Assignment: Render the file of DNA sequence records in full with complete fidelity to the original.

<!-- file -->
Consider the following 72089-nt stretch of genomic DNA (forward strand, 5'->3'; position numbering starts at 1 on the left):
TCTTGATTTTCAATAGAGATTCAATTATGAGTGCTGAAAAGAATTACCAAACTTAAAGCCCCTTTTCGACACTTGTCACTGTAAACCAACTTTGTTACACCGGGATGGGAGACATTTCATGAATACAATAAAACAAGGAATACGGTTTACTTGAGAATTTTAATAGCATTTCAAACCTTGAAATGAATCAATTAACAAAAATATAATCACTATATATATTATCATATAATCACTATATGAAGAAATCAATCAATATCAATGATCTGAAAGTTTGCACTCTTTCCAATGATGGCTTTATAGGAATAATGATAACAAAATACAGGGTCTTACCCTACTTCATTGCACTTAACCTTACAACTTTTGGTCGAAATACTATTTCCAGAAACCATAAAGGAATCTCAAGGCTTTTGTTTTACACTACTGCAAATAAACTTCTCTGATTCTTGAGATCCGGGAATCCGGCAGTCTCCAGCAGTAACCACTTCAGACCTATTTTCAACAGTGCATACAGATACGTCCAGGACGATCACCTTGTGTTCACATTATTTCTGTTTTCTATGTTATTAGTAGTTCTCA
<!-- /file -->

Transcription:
Consider the following 72089-nt stretch of genomic DNA (forward strand, 5'->3'; position numbering starts at 1 on the left):
TCTTGATTTTCAATAGAGATTCAATTATGAGTGCTGAAAAGAATTACCAAACTTAAAGCCCCTTTTCGACACTTGTCACTGTAAACCAACTTTGTTACACCGGGATGGGAGACATTTCATGAATACAATAAAACAAGGAATACGGTTTACTTGAGAATTTTAATAGCATTTCAAACCTTGAAATGAATCAATTAACAAAAATATAATCACTATATATATTATCATATAATCACTATATGAAGAAATCAATCAATATCAATGATCTGAAAGTTTGCACTCTTTCCAATGATGGCTTTATAGGAATAATGATAACAAAATACAGGGTCTTACCCTACTTCATTGCACTTAACCTTACAACTTTTGGTCGAAATACTATTTCCAGAAACCATAAAGGAATCTCAAGGCTTTTGTTTTACACTACTGCAAATAAACTTCTCTGATTCTTGAGATCCGGGAATCCGGCAGTCTCCAGCAGTAACCACTTCAGACCTATTTTCAACAGTGCATACAGATACGTCCAGGACGATCACCTTGTGTTCACATTATTTCTGTTTTCTATGTTATTAGTAGTTCTCA